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Sociology Program

Course Descriptions

SOCI 6300:  Graduate Statistics

Advanced statistical methods with emphasis on higher levels of ANOVA, multiple correlation and regression, factor and path analysis. The course involves the utilization of social science computer programs in the analysis of large-scale survey data.

Prerequisite:  three hours of undergraduate statistics or consent of instructor

SOCI 6301:  Graduate Social Theory

Examination of selected classical and contemporary sociological theories.

Prerequisite:  three hours of undergraduate sociological theory or consent of instructor

SOCI 6302:  Graduate Research Methods

This course will focus on the problems and issues of survey research. Topics such as the formulation of research designs, instrumentation, descriptive and exploratory research, cross-sectional and longitudinal methods and sampling will be covered.

Prerequisite:  SOCI 6300 and 6301 or equivalent

SOCI 6305:  Graduate Qualitative Research Methods

This graduate seminar focuses upon qualitative methods used to collect and analyze social data. The ethics of conducting this kind of research will be examined in-depth. The methods studied will include participant observation, in-depth interviews, historical analysis, focus group and other recently introduced techniques such as sequential interviewing, deconstruction, discourse and conversation analysis and institutional talk.

Prerequisite:  SOCI 6300 and 6301

SOCI 6304:  Graduate Research Analysis

This course is designed to help students incorporate materials from key courses and seminars from the Sociology Master's Program into a research analysis project. This course provides mentoring and technical assistance to include how to select a research topic, formulate a problem statement and orient it to at least one sub-field of sociology, review the background literature, choose a research method, describe the data analytic procedures, discuss results and complete a research analysis paper.

Prerequisite:  SOCI 6300, 6301, 6302, and 6303

SOCI 6305:  Graduate Qualitative Research Methods

This graduate seminar focuses upon qualitative methods used to collect and analyze social data. The ethics of conducting this kind of research will be examined in-depth. The methods studied will include participant observation, in-depth interviews, historical analysis, focus group and other recently introduced techniques such as sequential interviewing, deconstruction, discourse and conversation analysis and institutional talk.

Prerequisite:  SOCI 6300 and 6301

SOCI 6310:  Social Change

This seminar provides graduate students with the opportunity to acquire a background in the dynamic and growing sub-discipline of social change. In addition, this topic allows students to pursue a variety of individual interests within the broader context of studying social change. Also the study of social change allows students to make a direct connection between theory and methods.

SOCI 6315:  Graduate Social Topics

Graduate seminar is developed to investigate analysis and discussion of significant topics in contemporary sociology. Topics include organization, stratification, deviance, demography, social psychology, family, education and urbanization. May be repeated for a maximum of nine hours as topics vary.

SOCI 6325:  Advanced Sociology of Sports

Diverse sociological approaches will be applied to sporting issues. The course will also have a historical component by looking at the development of Olympic sports. We will use biographies of athletes to study social change, change in the level of technology and to see how this change impacted various aspects of sports. Some latest research evidence from scientific and scholarly journals will be presented to look at the trends in contemporary social issues in sports. The issues of drugs, sexism and racism in sports will also be explored.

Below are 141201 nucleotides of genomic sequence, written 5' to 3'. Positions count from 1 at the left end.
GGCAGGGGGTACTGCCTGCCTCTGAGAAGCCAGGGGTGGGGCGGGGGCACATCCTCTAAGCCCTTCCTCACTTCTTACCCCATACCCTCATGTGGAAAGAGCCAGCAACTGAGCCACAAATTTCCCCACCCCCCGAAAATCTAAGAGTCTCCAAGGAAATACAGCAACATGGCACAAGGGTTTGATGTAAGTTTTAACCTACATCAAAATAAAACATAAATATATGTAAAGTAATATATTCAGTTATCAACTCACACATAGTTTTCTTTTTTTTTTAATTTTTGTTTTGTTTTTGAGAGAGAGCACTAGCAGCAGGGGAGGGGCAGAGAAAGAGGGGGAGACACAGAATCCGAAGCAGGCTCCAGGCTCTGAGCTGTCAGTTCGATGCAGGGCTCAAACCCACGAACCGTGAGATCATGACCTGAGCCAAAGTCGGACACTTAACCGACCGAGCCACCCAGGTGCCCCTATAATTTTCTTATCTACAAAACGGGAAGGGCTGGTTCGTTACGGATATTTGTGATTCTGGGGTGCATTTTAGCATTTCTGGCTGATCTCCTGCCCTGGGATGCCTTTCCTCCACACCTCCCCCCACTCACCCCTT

SOCI 6340:  Health Research and Policy

Health policy is examined from cross-cultural perspective. Emphasis is given to systematic comparisons among various health policy models in different countries, e.g., free for service, socialized medicine, etc. Research methods employed in health-related studies, e.g., epidemiology, are introduced. Grant writing skills for health-related research are emphasized.

SOCI 6354:  The Family and Society

This course will examine the institution of the family from a cross-cultural perspective, concentrating on problems like gender inequality, poverty and discrimination. The focus of the course is to obtain a better understanding of the family in the context of a changing society, especially in the border region.

SOCI 6358:  Economic Sociology

This course provides an overview of sociological approaches to economic phenomena. Particular emphasis is given to the development and growth of the informal economy sector, not only within the United States, but globally. The timely topics of ethnic and immigrant incorporation into the labor market and ethnic entrepreneurial venture are investigated from a framework that considers the influence of labor market networks, social resources, cultural capital and human capital.

SOCI 6361:  Race and Ethnic Relations

Analysis of minority groups, including power relations. An analysis of patterns of majority-minority relations in the United States and around the world and relevant theoretical explanations.

SOCI 6362:  Mexican-American Society

An analysis of history, culture, and structural relations of Mexican American in U.S. society.

SOCI 6363:  Border Studies

An in-depth examination of theoretical and research issues related to the U,S,-Mexico Borderlands and to relationships among the other American republics. Topics will include demographics, culture, structure development and historical issues of the borderlands and the American republics. May be repeated for a maximum of nine hours as topics vary.